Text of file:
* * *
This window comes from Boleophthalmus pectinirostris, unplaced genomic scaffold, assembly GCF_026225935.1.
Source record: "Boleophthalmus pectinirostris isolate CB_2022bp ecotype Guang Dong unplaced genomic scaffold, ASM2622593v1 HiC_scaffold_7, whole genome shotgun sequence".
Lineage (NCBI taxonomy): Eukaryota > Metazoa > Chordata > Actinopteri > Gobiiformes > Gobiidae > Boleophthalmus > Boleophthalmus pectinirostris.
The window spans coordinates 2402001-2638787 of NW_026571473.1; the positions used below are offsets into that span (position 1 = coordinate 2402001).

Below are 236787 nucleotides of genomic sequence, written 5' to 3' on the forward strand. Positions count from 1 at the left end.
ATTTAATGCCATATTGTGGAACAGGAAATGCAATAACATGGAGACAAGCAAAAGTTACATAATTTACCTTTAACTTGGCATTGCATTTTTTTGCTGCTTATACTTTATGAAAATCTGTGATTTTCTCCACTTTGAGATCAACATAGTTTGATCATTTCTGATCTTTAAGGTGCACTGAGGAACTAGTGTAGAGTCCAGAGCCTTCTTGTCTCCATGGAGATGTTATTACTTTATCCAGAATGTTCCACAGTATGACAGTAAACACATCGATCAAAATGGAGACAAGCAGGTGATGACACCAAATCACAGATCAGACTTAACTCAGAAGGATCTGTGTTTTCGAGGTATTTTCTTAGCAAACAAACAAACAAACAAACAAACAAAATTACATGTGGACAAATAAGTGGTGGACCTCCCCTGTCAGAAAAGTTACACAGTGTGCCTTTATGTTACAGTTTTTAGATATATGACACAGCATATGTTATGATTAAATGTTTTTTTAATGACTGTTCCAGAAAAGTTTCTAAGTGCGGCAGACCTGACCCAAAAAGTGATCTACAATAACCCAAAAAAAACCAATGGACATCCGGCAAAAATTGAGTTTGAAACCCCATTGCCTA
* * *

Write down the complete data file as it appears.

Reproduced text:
This window comes from Boleophthalmus pectinirostris, unplaced genomic scaffold, assembly GCF_026225935.1.
Source record: "Boleophthalmus pectinirostris isolate CB_2022bp ecotype Guang Dong unplaced genomic scaffold, ASM2622593v1 HiC_scaffold_7, whole genome shotgun sequence".
Lineage (NCBI taxonomy): Eukaryota > Metazoa > Chordata > Actinopteri > Gobiiformes > Gobiidae > Boleophthalmus > Boleophthalmus pectinirostris.
The window spans coordinates 2402001-2638787 of NW_026571473.1; the positions used below are offsets into that span (position 1 = coordinate 2402001).

Below are 236787 nucleotides of genomic sequence, written 5' to 3' on the forward strand. Positions count from 1 at the left end.
ATTTAATGCCATATTGTGGAACAGGAAATGCAATAACATGGAGACAAGCAAAAGTTACATAATTTACCTTTAACTTGGCATTGCATTTTTTTGCTGCTTATACTTTATGAAAATCTGTGATTTTCTCCACTTTGAGATCAACATAGTTTGATCATTTCTGATCTTTAAGGTGCACTGAGGAACTAGTGTAGAGTCCAGAGCCTTCTTGTCTCCATGGAGATGTTATTACTTTATCCAGAATGTTCCACAGTATGACAGTAAACACATCGATCAAAATGGAGACAAGCAGGTGATGACACCAAATCACAGATCAGACTTAACTCAGAAGGATCTGTGTTTTCGAGGTATTTTCTTAGCAAACAAACAAACAAACAAACAAACAAAATTACATGTGGACAAATAAGTGGTGGACCTCCCCTGTCAGAAAAGTTACACAGTGTGCCTTTATGTTACAGTTTTTAGATATATGACACAGCATATGTTATGATTAAATGTTTTTTTAATGACTGTTCCAGAAAAGTTTCTAAGTGCGGCAGACCTGACCCAAAAAGTGATCTACAATAACCCAAAAAAAACCAATGGACATCCGGCAAAAATTGAGTTTGAAACCCCATTGCCTA